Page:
In one case, a Marine was discharged for post traumatic stress disorder (PTSD) at 10 percent disability. Using the same information that was used in the Marines Corps’ determination, the VA rated him at 50 percent disability. 

If the Army rates soldiers lower than 30 percent, and those soldiers develop disabling conditions after they are discharged, tough. They can go to the VA, but besides their severance pay, they get no more money from the Army. 

This is not about big bucks. In 2004, the Army paid out $1.3 billion in disability benefits to some 90,000 soldiers. The current war in Iraq is costing approximately $8 billion a month. 

What Army Times found was that soldiers, uninformed that they could appeal their disability rating, accepted the first rating they were offered. “Soldiers are trained,” says Ron Smith, deputy general counsel for Disabled American Veterans. “When the evaluation board says, ‘this is what you get,’ the soldiers say, ‘Yes sir.’ A lot of people don’t appeal.” 

Indeed, only one in 10 challenge their assigned rating. 

What the boards are very eager to do is put soldiers on “temporary disability retirement” that reduces their basic pay and tosses them out of hospitals. That category has jumped four-fold between 2001 and 2005.  

Most of these vets go home—they are on “temporary disability” for 18 months before they are reevaluated again—to find there are either no services available for them or that such services are hundreds of miles away. According to an Associated Press study of soldiers killed in Iraq, almost 50 percent come from towns of fewer than 25,000, and 20 percent from towns of less than 5,000.  

Not only are these towns small, they are poor. Almost 75 percent of the dead came from towns whose inhabitants earned below the mean per capita national income, and more than half from towns where poverty rates topped the national average.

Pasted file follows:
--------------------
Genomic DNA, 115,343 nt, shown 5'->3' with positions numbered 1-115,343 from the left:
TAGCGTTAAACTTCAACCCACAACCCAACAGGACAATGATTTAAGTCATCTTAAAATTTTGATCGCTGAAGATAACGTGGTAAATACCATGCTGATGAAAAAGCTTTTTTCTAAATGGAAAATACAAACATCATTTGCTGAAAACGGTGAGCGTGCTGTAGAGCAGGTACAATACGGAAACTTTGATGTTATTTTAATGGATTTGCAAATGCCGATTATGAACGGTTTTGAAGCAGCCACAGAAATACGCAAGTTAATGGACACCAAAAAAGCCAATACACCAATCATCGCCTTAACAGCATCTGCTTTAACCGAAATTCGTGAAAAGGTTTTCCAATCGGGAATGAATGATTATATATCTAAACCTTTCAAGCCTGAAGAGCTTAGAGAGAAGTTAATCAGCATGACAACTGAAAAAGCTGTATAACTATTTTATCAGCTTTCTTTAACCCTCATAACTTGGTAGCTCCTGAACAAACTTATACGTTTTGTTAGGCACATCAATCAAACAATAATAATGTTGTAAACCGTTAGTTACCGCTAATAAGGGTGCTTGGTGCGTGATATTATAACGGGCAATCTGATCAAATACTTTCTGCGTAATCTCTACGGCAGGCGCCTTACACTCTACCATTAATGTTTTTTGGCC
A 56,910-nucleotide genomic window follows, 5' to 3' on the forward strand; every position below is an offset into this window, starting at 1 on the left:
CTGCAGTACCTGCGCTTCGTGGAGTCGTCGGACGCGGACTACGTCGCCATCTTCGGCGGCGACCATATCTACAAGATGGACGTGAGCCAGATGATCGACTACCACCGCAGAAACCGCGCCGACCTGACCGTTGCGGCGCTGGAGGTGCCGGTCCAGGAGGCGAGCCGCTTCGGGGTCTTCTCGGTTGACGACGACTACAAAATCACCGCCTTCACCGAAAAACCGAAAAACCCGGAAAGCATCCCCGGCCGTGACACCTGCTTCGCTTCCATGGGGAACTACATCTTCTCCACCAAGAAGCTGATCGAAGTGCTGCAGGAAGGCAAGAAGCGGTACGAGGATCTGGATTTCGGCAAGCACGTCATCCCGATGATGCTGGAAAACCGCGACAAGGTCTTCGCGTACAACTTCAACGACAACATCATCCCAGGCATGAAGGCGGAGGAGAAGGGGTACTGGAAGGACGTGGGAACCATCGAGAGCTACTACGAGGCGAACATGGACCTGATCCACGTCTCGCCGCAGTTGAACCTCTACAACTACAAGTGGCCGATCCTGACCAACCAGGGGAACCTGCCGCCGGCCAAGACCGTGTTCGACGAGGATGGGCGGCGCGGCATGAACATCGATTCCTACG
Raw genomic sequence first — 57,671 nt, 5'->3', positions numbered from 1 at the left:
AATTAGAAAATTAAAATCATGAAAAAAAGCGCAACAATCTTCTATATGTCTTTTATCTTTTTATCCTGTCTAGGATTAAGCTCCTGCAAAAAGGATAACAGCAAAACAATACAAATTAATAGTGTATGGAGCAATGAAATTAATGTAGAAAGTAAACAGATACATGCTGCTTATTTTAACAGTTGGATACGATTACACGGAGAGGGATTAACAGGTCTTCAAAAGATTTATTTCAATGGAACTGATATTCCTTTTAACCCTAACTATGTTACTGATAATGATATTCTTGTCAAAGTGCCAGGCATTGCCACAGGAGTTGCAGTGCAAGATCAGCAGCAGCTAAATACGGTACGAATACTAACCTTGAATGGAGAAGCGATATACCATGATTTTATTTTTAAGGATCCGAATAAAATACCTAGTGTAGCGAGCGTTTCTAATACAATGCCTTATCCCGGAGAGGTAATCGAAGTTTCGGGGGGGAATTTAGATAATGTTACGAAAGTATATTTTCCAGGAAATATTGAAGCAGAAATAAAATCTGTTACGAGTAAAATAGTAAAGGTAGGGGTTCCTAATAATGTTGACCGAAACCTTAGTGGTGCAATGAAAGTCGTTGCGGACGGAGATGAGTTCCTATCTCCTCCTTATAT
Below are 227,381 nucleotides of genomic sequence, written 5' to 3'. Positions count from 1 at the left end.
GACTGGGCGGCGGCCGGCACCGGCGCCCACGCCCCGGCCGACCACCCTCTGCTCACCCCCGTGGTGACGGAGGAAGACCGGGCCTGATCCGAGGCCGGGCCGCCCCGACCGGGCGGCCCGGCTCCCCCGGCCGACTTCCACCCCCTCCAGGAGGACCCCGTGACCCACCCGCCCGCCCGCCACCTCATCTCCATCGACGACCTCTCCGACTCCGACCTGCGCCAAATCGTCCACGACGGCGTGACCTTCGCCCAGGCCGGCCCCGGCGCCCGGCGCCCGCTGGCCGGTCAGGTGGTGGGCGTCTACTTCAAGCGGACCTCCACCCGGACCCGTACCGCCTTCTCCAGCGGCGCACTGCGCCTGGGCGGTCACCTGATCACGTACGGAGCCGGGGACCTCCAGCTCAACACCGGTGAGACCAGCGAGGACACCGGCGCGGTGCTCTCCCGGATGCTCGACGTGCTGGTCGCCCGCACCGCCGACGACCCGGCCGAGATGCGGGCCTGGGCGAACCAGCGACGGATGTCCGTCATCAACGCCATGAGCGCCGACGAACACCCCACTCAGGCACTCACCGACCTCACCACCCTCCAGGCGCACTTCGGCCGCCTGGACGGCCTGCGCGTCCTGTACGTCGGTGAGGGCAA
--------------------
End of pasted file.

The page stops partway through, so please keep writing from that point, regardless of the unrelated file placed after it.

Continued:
When veteran advocates complained about the disability issue, Pentagon spokesperson Marine Major Stewart Upton responded with the verbal equivalent of the “fog of war”: “We are in the midst of a business-process review that will generate improvements to the program effectiveness, including timeliness goals for processing cases and standard definitions of start and end points as well as other metrics to ensure that progress can be accurately measured over time against common metrics.”  

Squalor and disability rip-offs are just a part of the way that the Pentagon is shortchanging vets. According to findings released by the American Psychological Assn., the military’s mental health system is so overwhelmed that returning vets and their families are not getting the help they need. 

While more than three out of 10 returning solders from Iraq and Afghanistan have a “mental disorder,” a special task force found there was “no evidence of a well-coordinated or well-disseminated approach to providing behavioral health care to service members and their families.”  

Some 40 percent of the psychologist slots in the Army and Navy are unfilled, which not only means vets and their families don’t get seen, but that the psychological staff on the job is overwhelmed. According to the study, 33 percent of the mental health staff is burned out, and another 27 percent reports “low motivation for their work.” 

When the vets go home, there are even fewer mental health resources, and between 80 to 90 percent of the caregivers are not trained to deal with post traumatic stress disorder (PTSD). “I know guys who are dealing with doctors who have no concept of PSTD,” Russell Terry, chief executive officer of the Iraq War Veterans Organization told the Houston Chronicle. 

Screwing the vets isn’t incompetence; it’s a trade off. If someone gets the gravy, someone gets the shaft.